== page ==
JASPER, Tenn. — School system officials hope Friday's court action will put to rest a vandalism scandal surrounding cross-county rivals Marion County High School and South Pittsburg High School.
Two former Marion County High School assistant football coaches charged in a vandalism incident at their own school last November each pleaded guilty Friday to a reduced charge of misdemeanor vandalism under terms of judicial diversion.
In two separate General Sessions Court hearings before Judge Mark Raines on Friday, Joe Dan Gudger and Michael Schmitt, each originally charged with vandalism of $1,000-$10,000, pleaded guilty to vandalism under $500. Gudger also was originally charged with possession of alcohol on school property, but that charge was dismissed as part of the arrangement, according to Assistant District Attorney Dave McGovern.
Raines ordered the two men to perform 48 hours of public service and pay court costs. Restitution will be set later in an agreement between the state and defense attorneys. If either defendant disputes the amount of restitution, a hearing could be held to establish that part of the terms. As long as Gudger and Schmitt complete the terms of the 11-month, 29-day judicial diversion, their records will be cleared of the charges.
Gudger and Schmitt were represented by Dunlap, Tenn., attorneys Steve Greer and Sam Hudson, respectively.
"I think it's a fair resolution of the case," Greer said after Gudger's appearance.
The arrests came amid a vandalism investigation begun in early November on the day of the football game between Marion County High School in Jasper and South Pittsburg High School. The Jasper school hosted the game and lost to South Pittsburg 35-17.
The scandal began with the discovery of vandalism on Nov. 1, 2013, when orange and black spray paint -- South Pittsburg's school colors -- was used to scribble vulgarities on Marion County's field house. The colors were intended to make it look like South Pittsburg Pirates supporters were the culprits.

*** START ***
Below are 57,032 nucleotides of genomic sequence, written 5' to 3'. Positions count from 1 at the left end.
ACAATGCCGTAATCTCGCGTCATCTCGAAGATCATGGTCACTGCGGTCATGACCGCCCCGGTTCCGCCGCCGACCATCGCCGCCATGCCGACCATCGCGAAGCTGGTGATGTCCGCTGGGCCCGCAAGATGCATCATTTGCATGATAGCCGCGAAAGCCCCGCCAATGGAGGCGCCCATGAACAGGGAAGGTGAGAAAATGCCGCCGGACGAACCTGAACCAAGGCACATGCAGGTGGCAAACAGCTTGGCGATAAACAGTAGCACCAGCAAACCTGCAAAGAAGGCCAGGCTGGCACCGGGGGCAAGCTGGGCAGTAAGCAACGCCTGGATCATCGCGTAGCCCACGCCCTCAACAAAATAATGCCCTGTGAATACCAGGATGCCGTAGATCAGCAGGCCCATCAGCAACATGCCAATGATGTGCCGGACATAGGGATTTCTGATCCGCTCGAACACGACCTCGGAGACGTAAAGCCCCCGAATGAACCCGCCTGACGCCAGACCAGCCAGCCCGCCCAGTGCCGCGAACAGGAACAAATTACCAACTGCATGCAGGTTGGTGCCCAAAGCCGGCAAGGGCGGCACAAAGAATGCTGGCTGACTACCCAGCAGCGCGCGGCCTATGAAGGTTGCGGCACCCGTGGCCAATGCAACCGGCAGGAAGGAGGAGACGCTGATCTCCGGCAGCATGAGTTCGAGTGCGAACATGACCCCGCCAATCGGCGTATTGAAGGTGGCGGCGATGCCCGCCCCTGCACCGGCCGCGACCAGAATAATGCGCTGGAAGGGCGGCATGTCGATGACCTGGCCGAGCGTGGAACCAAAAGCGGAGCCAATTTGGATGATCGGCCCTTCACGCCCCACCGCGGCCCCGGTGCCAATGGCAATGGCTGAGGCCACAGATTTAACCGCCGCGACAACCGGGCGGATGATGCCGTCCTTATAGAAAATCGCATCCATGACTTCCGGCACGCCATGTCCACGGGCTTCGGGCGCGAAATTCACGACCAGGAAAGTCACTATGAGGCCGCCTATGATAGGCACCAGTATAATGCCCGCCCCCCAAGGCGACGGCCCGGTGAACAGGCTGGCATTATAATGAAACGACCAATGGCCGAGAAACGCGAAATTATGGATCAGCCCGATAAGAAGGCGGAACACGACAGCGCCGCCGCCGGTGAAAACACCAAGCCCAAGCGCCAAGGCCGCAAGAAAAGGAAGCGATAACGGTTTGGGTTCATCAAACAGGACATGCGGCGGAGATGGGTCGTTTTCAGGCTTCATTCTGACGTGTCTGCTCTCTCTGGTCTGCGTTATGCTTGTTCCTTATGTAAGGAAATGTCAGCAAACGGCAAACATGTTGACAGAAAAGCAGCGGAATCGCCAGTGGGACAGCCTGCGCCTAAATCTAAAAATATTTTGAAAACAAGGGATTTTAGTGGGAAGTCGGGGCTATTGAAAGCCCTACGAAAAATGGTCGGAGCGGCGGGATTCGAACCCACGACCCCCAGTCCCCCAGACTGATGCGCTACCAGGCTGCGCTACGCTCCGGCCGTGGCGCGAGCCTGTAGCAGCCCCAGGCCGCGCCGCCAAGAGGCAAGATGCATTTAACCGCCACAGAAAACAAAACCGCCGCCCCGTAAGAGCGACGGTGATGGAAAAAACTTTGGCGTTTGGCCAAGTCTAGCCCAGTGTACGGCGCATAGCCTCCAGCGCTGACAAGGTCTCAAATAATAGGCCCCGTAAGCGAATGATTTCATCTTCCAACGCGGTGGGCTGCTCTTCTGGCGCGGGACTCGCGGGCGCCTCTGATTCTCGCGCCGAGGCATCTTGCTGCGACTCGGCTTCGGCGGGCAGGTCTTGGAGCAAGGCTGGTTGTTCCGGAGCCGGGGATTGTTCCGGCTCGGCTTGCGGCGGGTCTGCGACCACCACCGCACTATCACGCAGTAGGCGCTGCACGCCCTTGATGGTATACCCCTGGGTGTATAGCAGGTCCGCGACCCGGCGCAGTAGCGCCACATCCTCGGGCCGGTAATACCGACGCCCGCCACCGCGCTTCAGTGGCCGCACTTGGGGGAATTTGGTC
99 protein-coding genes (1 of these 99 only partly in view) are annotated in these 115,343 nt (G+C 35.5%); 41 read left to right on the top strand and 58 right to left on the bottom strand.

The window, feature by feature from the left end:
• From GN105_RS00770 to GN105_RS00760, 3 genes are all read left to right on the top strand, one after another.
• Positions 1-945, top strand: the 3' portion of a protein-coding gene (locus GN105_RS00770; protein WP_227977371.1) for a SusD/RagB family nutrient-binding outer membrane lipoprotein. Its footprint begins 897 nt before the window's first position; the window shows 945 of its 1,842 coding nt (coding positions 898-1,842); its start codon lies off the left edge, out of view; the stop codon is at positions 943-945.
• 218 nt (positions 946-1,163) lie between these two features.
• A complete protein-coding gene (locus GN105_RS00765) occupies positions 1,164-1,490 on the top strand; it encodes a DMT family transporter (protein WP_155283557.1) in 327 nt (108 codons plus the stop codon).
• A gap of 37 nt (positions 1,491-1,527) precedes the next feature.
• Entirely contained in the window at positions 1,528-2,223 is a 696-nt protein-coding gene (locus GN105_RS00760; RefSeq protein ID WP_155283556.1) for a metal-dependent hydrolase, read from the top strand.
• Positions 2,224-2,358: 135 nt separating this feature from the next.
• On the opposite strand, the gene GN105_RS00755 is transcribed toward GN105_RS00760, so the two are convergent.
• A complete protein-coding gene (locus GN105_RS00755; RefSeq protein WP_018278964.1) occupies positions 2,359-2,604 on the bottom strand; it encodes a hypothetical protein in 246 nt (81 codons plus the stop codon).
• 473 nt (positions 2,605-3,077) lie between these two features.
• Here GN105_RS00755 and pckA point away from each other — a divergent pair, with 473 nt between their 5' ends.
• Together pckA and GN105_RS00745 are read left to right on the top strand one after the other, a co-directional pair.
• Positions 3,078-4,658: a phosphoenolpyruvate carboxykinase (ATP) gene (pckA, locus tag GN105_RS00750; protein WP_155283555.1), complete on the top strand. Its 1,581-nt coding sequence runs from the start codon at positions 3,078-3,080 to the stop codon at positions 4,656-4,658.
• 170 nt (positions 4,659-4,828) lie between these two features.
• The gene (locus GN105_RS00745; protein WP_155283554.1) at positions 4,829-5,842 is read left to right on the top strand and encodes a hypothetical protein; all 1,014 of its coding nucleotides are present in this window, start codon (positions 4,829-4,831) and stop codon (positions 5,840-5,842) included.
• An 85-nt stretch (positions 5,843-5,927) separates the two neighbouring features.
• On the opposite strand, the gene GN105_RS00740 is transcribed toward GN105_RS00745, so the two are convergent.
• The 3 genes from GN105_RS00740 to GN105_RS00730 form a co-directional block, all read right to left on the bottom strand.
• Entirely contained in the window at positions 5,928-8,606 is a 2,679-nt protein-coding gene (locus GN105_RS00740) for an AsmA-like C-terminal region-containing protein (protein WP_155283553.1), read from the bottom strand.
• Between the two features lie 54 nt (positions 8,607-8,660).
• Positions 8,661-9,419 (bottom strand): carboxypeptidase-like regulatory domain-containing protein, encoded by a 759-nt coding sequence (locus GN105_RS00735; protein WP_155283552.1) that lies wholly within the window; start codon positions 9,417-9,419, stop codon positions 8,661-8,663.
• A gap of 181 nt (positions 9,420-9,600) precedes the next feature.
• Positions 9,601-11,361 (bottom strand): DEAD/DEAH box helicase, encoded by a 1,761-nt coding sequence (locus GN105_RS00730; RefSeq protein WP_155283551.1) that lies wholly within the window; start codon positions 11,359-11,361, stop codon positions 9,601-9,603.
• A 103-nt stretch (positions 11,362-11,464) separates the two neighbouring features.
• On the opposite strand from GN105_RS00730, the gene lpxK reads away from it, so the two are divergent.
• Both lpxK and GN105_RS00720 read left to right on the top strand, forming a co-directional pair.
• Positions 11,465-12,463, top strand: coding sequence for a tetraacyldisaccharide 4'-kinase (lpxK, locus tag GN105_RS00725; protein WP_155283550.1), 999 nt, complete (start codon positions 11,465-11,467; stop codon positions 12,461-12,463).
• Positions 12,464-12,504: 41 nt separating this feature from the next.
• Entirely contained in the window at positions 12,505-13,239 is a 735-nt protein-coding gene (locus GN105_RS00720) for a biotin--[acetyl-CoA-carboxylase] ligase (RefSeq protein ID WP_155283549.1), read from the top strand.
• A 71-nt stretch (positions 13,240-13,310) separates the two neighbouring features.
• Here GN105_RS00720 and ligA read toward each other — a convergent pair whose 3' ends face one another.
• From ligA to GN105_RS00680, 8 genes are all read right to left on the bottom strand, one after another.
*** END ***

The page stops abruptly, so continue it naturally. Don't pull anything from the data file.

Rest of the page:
The vandalism consisted of spray-painted words on the side doors and along the back of the school's field house and a storage building and a concrete parking lot. Trash was scattered around the field house and derogatory names aimed at Marion County coaches and players, as well as a large "P" -- South Pittsburg's logo -- were painted on the buildings.
Schmitt, also a teacher, was arrested Nov. 13, and Gudger was arrested Nov. 19.
In the fallout of the investigation, head football coach Mac McCurry resigned the day after Gudger's arrest and the Marion County school board relieved assistant coach Tim Starkey of his position.
No students or football players at either school were ever implicated in the probe.
Marion County Director of Schools Mark Griffith called the vandalism the day it was found "extremely embarrassing" and vowed that once the vandals were caught, "we will prosecute them to the fullest extent of the law."
On Friday, Griffith said he and school officials were ready to put the matter to rest.
"From the schools' standpoint, we hope the healing process can begin and we can move on and let everybody put it behind them," he said.
Griffith said he was satisfied with the judicial diversion arrangement if that was what prosecutors and investigators thought proper.
"If they felt like that was adequate with their expertise, then we're OK with it," he said.
Court officials had put off setting restitution until they got word from the school system on damage estimates.
Griffith, who was unaware that the hearings had taken place, said he sent a letter Friday establishing the cost of repairs at $3,200.
The next step for the school system is hiring a football coaching staff, he said.
"We're in the process of hiring a new staff and new coach and hoping to get some closure," he said.
Contact staff writer Ben Benton at firstname.lastname@example.org or 423-757-6569.
Ben Benton is a news reporter at the Chattanooga Times Free Press. He covers Southeast Tennessee and previously covered North Georgia education. Ben has worked at the Times Free Press since November 2005, first covering Bledsoe and Sequatchie counties and later adding Marion, Grundy and other counties in the northern and western edges of the region to his coverage. He was born and raised in Cleveland, Tenn., a graduate of Bradley Central High School. Benton ...